Deadlock in France
HUNDREDS OF THOUSANDS continue to demonstrate in France against the new labour law. Targeted strikes have hit petrol supplies, transport and public services. Protests in Paris on 14 June ended with hundreds of ‘autonomists’ attacking property and fighting the police. Prime Minister Manuel Valls accused the principal union organiser, the CGT, of failing to control their protests. He asked them to stop holding marches in the capital, and threatened to ban future demonstrations if the union federation did not comply. The union refused, and accused the government of acting out of desperation.
The new legislation was presented in February this year. PM Valls claimed it was intended to increase employment, favour negotiations within workplaces and protect employees. This could be seen in line with EU Commission recommendations to make the labour market more ‘flexible’. But, as Gérard Filoche, a Socialist member and specialist in labour law noted, it was principally a response to pressure from the French employers’ body, the MEDEF. Filoche accused the government of giving in to demands to erode the pillars of the Code du Travail, the legislation that protects workers’ rights.
This was not simply a response to complaints about red tape. Certainly it makes redundancies easier and helps alter working arrangements. But it is mainly about weakening collective bargaining, agreements which cover – unlike in the UK – nearly everybody employed in the public and private sectors.
The present disputes have crystallised around this aspect of the labour law. French unions may have small memberships but are powerful through elections for negotiations. The new law allows for agreements to be reached at company rather than sector level and allows bosses to appeal directly to their workforce. The CGT and smaller union federations, like Force Ouvrière, have more weight across a sector than in individual enterprises. Their rival, the CFDT, has strength in particular plants or companies.
Instead of joining with the CGT-led protests, the CFDT has decided that the new law, modified to include a package of transferable training and other rights, gives workers more freedom to reach agreement with their employers. The CFDT now backs the changes.
The labour law has come to symbolise the inability of President François Hollande and Prime Minister Valls to deliver the reforms that the election of the Socialists to power four years ago promised. Efforts to tighten budget controls in areas like pension spending have met with resistance from party MPs, the ‘frondeurs’, now less an awkward squad than a group in itself. The French Greens have split, with a minority joining the Valls government and the majority entering into opposition alongside left wing deputies from the Communists and Front de Gauche.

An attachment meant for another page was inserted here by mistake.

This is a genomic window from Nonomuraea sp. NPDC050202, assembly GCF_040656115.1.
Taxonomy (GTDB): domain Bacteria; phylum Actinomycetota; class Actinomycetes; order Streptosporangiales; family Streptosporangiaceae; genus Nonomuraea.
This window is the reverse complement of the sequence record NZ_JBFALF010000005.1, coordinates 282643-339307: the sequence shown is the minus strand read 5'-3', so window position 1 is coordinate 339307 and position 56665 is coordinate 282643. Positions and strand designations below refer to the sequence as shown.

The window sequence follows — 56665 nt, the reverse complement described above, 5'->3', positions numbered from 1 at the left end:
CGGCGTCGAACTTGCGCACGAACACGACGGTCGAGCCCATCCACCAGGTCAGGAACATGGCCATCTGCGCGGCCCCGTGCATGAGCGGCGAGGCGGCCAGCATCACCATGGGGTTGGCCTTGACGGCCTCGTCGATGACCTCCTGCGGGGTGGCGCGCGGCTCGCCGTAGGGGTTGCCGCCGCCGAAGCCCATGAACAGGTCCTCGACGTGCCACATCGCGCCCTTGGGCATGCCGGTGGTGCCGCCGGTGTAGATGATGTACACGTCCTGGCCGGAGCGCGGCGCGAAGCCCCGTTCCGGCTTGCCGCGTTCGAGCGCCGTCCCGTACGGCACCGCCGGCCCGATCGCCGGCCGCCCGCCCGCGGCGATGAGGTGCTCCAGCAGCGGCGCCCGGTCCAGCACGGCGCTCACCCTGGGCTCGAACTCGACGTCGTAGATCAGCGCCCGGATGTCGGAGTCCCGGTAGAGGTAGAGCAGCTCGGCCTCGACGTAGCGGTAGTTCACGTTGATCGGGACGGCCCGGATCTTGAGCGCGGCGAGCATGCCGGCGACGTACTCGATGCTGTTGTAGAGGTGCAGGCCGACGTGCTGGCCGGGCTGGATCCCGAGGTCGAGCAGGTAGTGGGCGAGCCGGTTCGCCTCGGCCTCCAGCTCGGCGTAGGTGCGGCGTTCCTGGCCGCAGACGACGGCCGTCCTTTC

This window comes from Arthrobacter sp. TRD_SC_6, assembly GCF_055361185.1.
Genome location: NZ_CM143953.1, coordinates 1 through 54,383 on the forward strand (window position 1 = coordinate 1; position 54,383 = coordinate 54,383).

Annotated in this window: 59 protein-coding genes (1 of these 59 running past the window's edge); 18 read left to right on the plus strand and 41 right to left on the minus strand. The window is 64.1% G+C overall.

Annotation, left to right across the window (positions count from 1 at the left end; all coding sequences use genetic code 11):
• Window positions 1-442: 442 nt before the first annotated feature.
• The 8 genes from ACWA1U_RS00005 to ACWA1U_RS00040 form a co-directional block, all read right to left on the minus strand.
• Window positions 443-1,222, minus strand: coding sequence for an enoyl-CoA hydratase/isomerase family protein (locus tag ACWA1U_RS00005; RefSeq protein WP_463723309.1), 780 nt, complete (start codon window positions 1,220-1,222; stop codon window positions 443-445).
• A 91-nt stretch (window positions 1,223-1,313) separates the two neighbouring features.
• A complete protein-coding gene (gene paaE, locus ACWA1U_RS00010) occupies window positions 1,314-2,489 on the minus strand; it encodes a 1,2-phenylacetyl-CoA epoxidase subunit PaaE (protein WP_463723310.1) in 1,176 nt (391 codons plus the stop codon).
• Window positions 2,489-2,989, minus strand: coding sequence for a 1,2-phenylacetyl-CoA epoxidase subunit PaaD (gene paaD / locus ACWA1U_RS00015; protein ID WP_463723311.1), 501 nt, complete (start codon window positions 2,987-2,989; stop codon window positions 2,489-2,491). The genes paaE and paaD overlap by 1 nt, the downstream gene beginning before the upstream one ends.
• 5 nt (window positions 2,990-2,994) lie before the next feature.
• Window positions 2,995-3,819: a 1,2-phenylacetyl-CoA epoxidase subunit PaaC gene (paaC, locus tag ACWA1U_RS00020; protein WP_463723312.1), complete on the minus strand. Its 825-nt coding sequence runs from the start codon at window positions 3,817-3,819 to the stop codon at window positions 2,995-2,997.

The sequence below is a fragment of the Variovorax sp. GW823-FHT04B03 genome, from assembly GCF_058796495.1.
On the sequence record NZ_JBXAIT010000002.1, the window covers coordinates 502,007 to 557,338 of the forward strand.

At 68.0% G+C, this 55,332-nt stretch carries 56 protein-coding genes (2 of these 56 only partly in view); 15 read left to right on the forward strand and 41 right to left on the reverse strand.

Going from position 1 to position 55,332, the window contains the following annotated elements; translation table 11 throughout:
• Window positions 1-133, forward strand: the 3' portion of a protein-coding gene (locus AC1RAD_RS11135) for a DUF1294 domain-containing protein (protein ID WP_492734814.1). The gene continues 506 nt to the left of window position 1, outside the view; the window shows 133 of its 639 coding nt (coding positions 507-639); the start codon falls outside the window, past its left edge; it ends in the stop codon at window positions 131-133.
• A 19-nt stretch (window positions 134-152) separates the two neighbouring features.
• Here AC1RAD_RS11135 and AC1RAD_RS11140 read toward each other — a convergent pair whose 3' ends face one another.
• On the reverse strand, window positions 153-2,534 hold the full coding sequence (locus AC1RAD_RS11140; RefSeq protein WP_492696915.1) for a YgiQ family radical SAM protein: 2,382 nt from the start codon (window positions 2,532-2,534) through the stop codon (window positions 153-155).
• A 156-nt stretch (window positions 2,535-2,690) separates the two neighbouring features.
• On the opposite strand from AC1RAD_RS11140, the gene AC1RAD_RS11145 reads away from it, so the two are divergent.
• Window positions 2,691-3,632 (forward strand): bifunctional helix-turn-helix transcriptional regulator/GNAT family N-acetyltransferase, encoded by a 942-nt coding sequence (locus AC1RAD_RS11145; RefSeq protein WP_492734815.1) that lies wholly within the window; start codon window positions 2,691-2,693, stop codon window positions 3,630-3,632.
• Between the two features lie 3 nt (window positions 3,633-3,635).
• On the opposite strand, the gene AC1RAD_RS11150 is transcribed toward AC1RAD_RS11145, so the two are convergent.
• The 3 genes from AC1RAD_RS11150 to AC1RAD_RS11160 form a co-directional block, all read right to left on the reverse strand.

As parliamentary debate on the labour law continues, the left is the principal force of resistance, not just in the streets but also in the National Assembly and Senate.
The protests have also seen the emergence of the Nuit Debout movement. Originating in the journal Fakir and inspired by the film Merci Patron, it began after a demonstration at the end of March with an occupation of the Place de le République. It stayed awake not just that night, but remained in place. Nuit Debout spread across France. Run by general assemblies, with an elaborate voting system, some see it as a precursor of a new form of popular rule on the lines of the old Occupy movement. Others consider it as a cauldron for creative new thinking. Proposals for direct democracy have emerged from the movement. Some Nuit Debout ideas are very abstract, underlined by the writings of leading figure Frédéric Lordon. It has not touched the poorest and recently there have been calls for a relaunch to reinvigorate the movement.
Meanwhile disastrous opinion polls for the left emphasise a massive loss of confidence in the Socialists, not least for their handling of this dispute. Not a single poll gives a left wing candidate any chance of making it to the second round of next year’s presidential elections. François Holland hovers at around 15%, neck and neck with the self-declared radical left candidate Jean-Luc Mélenchon. The only saving grace is that no poll gives the far-right Marine Le Pen much hope of becoming President of France.